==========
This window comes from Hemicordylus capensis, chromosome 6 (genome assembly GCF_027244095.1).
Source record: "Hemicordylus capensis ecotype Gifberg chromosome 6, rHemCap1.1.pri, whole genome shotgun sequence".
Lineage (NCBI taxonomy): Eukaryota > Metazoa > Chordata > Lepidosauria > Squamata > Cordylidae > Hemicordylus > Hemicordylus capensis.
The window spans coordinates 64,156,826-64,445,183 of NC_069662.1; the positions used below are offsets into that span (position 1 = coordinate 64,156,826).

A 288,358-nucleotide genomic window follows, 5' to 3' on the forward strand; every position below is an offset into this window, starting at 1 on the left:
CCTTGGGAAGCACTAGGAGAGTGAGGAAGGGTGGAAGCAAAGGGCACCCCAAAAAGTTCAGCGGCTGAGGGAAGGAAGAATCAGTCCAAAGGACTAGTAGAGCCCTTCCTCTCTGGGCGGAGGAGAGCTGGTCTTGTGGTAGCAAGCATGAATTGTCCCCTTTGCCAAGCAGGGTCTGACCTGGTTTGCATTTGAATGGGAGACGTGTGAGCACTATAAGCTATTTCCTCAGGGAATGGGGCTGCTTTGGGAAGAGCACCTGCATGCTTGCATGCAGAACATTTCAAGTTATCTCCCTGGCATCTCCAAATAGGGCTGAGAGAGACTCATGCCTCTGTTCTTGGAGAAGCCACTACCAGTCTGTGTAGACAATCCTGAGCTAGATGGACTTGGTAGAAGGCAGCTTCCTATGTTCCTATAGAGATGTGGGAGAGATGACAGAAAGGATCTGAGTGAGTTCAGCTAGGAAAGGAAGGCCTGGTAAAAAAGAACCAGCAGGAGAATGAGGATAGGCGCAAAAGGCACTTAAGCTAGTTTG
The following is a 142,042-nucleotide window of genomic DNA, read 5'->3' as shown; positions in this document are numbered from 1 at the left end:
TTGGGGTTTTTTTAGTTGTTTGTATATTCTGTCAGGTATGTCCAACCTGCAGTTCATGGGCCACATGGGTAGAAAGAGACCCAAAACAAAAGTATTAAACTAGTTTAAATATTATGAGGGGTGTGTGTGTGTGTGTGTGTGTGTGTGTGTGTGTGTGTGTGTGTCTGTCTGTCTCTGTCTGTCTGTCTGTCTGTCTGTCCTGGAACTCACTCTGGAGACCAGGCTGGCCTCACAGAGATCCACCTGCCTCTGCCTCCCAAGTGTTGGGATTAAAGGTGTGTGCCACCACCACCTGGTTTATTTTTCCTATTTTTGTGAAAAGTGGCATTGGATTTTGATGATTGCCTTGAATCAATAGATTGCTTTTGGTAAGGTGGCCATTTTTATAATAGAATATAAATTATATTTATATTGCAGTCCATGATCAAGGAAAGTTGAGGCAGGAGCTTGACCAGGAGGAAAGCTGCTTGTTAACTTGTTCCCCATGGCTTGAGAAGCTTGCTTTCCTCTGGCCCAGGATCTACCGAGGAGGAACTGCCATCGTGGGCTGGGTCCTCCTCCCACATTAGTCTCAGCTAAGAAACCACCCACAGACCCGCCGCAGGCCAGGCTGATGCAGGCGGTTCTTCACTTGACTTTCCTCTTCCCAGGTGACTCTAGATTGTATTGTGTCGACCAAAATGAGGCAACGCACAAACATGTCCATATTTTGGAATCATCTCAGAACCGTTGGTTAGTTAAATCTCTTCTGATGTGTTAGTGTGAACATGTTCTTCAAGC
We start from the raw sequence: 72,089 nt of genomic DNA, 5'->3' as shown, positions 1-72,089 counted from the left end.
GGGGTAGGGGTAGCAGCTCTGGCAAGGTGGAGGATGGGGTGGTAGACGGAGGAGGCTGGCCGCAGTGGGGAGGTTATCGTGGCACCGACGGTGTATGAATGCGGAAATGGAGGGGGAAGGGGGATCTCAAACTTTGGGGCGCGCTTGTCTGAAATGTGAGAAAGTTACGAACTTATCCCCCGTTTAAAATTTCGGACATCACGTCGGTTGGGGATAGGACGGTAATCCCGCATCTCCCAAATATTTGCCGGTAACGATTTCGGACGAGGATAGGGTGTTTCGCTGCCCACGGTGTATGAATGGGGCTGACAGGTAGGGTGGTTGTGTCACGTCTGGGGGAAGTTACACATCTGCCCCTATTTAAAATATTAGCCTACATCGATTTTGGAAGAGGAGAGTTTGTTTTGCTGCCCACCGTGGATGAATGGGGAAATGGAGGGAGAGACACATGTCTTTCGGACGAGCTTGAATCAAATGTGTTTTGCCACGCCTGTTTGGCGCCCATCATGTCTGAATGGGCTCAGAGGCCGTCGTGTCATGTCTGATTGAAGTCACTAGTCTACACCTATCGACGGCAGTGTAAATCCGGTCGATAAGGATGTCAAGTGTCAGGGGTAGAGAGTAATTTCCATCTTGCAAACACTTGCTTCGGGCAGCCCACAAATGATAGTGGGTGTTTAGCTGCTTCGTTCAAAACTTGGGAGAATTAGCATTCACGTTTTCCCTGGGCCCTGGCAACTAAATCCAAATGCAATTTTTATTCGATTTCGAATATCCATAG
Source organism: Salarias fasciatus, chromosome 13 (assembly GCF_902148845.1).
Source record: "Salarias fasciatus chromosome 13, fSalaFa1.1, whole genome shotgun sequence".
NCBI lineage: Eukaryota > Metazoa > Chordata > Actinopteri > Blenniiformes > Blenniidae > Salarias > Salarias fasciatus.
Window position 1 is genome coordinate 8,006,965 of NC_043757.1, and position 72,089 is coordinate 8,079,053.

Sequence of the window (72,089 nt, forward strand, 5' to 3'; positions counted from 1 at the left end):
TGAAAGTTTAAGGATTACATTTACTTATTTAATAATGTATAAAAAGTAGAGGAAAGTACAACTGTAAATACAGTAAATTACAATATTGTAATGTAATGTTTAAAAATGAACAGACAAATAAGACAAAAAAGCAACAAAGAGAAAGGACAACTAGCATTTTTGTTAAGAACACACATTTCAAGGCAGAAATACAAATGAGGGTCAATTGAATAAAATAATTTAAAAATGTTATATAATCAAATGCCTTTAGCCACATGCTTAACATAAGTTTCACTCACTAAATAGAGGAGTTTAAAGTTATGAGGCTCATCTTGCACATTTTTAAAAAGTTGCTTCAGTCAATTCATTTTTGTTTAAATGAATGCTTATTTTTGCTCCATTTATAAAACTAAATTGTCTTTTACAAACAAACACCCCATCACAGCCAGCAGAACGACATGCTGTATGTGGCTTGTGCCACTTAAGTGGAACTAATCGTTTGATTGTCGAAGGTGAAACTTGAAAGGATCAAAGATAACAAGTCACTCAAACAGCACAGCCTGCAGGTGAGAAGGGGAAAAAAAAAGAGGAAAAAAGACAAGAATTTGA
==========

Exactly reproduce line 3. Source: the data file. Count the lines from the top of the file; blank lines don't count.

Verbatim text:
Lineage (NCBI taxonomy): Eukaryota > Metazoa > Chordata > Lepidosauria > Squamata > Cordylidae > Hemicordylus > Hemicordylus capensis.